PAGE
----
The English High Court has sanctioned the scheme of arrangement proposed by Provident Financial, by which the net liabilities of two Provident group companies to their redress creditors will be subject to a 90-95% haircut. This case raises two interesting questions.
Why was the scheme sanctioned when the recent Amigo Loans scheme was not?
While the proposed Amigo scheme (on which, see our post) was similar to the Provident scheme in terms of intended outcome and method (each scheme sought to compromise liabilities owing to certain redress creditors by way of a new SPV that would assume and then scheme those liabilities), there was a key difference between the two.
In the Amigo scheme, the court concluded that Amigo failed to articulate in its Explanatory Statement two crucial issues: (i) the realistic possibility that an alternative scheme might be proposed if its scheme were unsuccessful and (ii) the reason why Amigo shareholders were retaining the full amount of their equity while redress creditors were being asked to take a 90% haircut. Without that information to hand, the court determined that creditors were unable to form a reasonable judgment on whether the Amigo scheme was in their interests and, as a result, it could not place any reliance on the votes of those creditors which had approved the scheme.
The same issues did not arise for the Provident scheme because the court concluded, on the strength of the (uncontested) evidence provided by Provident, that there was no likelihood of an alternative scheme or plan (the relevant group companies were being wound down regardless of whether the scheme was sanctioned) and that any residual value emanating from the scheme would flow to the scheme creditors rather than the Provident group or its shareholders.
The disclosure inadequacies that were fatal to the Amigo scheme were not present in the Provident scheme.
Why did the FCA not oppose the scheme despite expressing serious concerns about it?
The FCA was involved in the convening hearing for the Provident scheme, but decided not to participate in the sanction hearing or oppose the scheme, because of two key factors:
- If the scheme were not sanctioned, redress creditors would receive less (if anything) in the imminent insolvency of the two companies whose liabilities were the subject of the scheme.
- There was no unfair benefit accruing to the Provident group and its stakeholders at the expense of redress creditors as a consequence of the scheme.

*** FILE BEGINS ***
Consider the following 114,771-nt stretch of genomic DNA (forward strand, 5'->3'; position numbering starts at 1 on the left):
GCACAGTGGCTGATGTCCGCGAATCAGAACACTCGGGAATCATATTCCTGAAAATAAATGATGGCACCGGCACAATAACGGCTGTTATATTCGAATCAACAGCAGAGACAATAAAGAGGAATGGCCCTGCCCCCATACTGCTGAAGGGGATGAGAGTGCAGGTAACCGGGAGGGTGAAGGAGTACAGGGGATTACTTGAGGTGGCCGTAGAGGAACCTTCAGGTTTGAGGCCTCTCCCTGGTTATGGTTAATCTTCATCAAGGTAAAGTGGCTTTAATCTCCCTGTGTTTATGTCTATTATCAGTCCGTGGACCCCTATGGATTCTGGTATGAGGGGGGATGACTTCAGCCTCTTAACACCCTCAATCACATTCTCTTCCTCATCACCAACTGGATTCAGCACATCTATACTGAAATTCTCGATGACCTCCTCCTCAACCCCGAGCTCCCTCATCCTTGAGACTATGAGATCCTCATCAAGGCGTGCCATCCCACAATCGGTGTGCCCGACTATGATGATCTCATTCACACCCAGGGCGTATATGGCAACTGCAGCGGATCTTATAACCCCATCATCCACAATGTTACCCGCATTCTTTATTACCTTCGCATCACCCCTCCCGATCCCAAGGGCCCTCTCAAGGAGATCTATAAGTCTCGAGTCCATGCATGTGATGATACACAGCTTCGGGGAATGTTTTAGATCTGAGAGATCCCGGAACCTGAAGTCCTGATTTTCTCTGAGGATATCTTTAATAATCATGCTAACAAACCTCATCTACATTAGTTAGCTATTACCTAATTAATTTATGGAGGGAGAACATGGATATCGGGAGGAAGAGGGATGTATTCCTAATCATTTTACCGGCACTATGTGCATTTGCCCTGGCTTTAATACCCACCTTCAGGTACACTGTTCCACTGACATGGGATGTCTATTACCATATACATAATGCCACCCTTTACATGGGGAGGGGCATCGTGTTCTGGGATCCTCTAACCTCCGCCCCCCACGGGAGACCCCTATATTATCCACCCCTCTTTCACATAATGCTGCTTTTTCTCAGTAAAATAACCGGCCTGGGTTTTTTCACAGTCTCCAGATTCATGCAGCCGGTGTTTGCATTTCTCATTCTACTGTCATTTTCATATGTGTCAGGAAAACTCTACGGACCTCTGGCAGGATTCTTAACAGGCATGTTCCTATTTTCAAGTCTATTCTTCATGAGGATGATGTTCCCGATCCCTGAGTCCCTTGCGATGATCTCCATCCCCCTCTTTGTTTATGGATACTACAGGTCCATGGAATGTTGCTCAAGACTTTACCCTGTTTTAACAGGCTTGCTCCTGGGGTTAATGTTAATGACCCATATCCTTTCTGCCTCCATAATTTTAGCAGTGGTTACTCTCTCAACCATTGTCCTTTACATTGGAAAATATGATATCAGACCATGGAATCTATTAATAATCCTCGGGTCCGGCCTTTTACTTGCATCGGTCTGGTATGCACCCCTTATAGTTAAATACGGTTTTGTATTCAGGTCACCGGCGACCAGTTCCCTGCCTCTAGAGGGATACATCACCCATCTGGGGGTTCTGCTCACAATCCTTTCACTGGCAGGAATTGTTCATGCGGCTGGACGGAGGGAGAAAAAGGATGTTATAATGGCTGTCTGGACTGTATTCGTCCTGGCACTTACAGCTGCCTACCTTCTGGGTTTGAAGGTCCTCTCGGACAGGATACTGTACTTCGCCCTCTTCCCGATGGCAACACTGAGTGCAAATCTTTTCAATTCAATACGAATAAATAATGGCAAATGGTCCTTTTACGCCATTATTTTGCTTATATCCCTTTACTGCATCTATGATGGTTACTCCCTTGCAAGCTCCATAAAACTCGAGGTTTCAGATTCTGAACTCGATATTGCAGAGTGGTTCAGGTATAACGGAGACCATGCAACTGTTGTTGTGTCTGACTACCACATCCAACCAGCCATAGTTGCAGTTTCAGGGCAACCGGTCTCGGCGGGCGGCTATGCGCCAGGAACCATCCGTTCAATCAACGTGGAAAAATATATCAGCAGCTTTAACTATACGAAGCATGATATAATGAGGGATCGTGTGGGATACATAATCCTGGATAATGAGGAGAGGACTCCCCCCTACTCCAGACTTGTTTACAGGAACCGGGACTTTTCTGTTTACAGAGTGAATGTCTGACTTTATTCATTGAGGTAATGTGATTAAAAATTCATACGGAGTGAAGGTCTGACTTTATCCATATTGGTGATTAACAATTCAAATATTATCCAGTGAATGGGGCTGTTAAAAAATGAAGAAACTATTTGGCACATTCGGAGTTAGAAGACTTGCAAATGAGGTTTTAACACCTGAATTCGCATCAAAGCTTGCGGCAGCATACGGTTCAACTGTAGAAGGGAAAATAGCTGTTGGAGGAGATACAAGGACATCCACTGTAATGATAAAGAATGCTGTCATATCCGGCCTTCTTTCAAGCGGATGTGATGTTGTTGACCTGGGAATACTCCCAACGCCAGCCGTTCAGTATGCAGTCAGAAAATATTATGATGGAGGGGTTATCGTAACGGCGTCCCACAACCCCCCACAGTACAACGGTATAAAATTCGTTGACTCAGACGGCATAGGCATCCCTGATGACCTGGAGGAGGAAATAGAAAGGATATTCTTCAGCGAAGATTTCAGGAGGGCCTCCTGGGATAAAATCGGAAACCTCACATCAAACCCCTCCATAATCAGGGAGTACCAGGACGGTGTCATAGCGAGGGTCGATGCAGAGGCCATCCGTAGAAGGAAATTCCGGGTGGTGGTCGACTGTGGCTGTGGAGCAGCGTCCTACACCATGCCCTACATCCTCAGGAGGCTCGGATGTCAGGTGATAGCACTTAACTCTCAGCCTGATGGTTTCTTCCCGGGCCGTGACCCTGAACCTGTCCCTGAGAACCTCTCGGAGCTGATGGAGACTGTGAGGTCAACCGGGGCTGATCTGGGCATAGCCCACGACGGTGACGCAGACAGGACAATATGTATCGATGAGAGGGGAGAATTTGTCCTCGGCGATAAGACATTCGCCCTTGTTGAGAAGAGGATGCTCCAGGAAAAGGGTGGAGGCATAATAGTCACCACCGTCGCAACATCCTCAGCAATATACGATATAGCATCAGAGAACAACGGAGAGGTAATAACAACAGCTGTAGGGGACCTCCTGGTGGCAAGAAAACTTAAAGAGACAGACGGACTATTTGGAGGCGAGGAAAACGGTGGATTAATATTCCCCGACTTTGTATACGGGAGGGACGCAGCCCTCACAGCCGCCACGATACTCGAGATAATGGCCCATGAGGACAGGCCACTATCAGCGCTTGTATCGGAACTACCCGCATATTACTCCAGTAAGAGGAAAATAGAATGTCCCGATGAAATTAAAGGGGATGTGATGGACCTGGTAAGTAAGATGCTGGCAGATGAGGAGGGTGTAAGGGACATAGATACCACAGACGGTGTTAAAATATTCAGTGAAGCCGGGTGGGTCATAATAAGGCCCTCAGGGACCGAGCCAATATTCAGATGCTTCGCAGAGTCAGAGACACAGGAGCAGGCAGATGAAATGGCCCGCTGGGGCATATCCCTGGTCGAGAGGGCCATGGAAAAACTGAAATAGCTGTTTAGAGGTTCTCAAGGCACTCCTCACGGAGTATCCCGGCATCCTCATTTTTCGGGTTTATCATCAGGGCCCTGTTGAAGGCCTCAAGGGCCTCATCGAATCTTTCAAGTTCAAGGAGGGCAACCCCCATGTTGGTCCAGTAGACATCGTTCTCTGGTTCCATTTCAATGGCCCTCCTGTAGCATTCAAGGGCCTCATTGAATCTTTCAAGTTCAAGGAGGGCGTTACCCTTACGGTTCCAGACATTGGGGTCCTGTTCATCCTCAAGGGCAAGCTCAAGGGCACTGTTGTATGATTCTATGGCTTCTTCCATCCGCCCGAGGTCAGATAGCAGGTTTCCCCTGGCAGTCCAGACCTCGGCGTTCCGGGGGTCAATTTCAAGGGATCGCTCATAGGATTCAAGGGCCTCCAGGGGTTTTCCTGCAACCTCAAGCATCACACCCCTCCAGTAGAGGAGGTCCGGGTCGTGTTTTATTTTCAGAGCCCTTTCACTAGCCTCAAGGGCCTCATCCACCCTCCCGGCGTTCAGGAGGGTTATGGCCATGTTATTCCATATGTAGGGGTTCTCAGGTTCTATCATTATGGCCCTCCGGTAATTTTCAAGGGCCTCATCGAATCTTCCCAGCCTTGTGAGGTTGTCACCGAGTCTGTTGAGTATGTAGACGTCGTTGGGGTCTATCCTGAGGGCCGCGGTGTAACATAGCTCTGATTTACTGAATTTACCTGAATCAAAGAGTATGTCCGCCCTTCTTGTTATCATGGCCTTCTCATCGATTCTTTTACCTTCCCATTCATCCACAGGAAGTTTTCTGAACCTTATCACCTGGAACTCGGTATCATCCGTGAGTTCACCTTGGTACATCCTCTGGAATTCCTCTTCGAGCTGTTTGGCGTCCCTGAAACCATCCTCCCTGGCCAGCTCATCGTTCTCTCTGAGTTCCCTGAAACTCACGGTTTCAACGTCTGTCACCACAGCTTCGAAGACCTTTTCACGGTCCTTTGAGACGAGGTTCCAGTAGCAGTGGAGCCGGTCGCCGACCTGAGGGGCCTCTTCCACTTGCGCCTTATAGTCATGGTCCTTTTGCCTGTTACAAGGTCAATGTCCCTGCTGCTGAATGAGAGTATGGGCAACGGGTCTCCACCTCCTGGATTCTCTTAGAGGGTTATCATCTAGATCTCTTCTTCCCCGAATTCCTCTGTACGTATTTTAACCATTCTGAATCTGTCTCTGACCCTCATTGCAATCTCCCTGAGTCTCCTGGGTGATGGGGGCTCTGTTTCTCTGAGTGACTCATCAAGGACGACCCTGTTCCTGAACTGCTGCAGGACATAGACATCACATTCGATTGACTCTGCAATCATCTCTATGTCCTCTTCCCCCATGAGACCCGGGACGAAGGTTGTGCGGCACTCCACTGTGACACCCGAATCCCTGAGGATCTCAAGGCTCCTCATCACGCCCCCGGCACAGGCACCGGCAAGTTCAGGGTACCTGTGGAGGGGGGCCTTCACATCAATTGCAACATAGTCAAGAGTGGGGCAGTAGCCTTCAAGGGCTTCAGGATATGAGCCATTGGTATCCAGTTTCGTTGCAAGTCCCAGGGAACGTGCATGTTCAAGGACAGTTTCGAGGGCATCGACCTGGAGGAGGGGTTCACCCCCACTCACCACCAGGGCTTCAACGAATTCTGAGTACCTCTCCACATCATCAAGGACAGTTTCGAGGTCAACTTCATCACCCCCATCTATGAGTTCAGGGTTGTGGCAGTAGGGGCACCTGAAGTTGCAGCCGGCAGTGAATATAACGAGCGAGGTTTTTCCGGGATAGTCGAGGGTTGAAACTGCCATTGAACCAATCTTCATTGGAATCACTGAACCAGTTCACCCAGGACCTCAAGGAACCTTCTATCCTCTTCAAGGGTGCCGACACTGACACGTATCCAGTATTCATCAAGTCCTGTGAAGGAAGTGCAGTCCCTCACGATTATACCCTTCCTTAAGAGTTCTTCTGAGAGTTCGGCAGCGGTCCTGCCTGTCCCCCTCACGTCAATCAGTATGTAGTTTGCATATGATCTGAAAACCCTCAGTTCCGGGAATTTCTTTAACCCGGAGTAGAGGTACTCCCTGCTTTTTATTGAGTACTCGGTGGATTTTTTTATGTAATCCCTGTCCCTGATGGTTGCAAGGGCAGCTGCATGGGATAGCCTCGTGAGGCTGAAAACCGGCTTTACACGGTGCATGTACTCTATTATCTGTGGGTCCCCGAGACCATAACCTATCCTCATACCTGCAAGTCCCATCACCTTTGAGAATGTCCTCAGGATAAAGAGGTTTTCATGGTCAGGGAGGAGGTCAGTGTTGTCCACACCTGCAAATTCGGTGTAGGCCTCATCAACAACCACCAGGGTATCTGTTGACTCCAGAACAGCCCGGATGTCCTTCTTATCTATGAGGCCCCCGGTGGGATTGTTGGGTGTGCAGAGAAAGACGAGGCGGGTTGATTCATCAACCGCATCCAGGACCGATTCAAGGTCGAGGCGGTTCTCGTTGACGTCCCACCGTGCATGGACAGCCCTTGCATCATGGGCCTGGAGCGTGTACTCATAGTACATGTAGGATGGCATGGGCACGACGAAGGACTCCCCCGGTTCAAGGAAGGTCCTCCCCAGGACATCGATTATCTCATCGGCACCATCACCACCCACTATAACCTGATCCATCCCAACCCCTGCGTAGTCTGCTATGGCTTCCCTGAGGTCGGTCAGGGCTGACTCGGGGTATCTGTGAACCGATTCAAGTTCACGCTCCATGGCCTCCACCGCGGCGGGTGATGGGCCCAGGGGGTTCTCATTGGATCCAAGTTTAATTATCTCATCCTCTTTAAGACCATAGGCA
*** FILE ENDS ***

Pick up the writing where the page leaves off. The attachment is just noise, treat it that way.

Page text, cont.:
That said, the FCA did express several "serious concerns" about the scheme in a letter sent to Provident ahead of the sanction hearing, stating that the scheme was inconsistent with its rules, principles and objectives and objecting to, among other things, redress creditors receiving less than the value of their claims and the Provident group not contributing more to paying those creditors. However, in the court's view, these concerns, while in some instances relevant to its assessment of the scheme, were either regulatory matters for the FCA to reflect on or were concerns which the FCA failed to substantiate by not participating in the sanction hearing.
In deciding not to challenge the scheme at the sanction hearing, the FCA seems to have concluded that the scheme was the least worst outcome and that, having at least extracted from Provident certain material modifications to the scheme at the convening hearing stage, it had achieved as much as it could do. Its letter of concerns can be viewed more as a continuum of its supervisory duty to assess, and an opportunity to publicly express its concerns about, the scheme than an attempt to frustrate it.
We recently observed whether in cases such as this the FCA would be able to discharge its regulatory obligation to oversee schemes in the interests of scheme creditors while at the same time allowing scheme creditors and companies the autonomy to conduct the scheme process in a manner consistent with the relevant scheme legislation and common law principles. The FCA appears to have struck that balance in this case.
However, the FCA clearly has strong reservations about the use of schemes to compromise the redress claims of consumers. It has shown that it will oppose them if there are grounds to do so (as it did with Amigo), and it intends to launch a consultation process on guidance regarding its approach to schemes and similar restructuring tools – potentially another area of development in the ever-evolving domain of schemes and restructuring plans!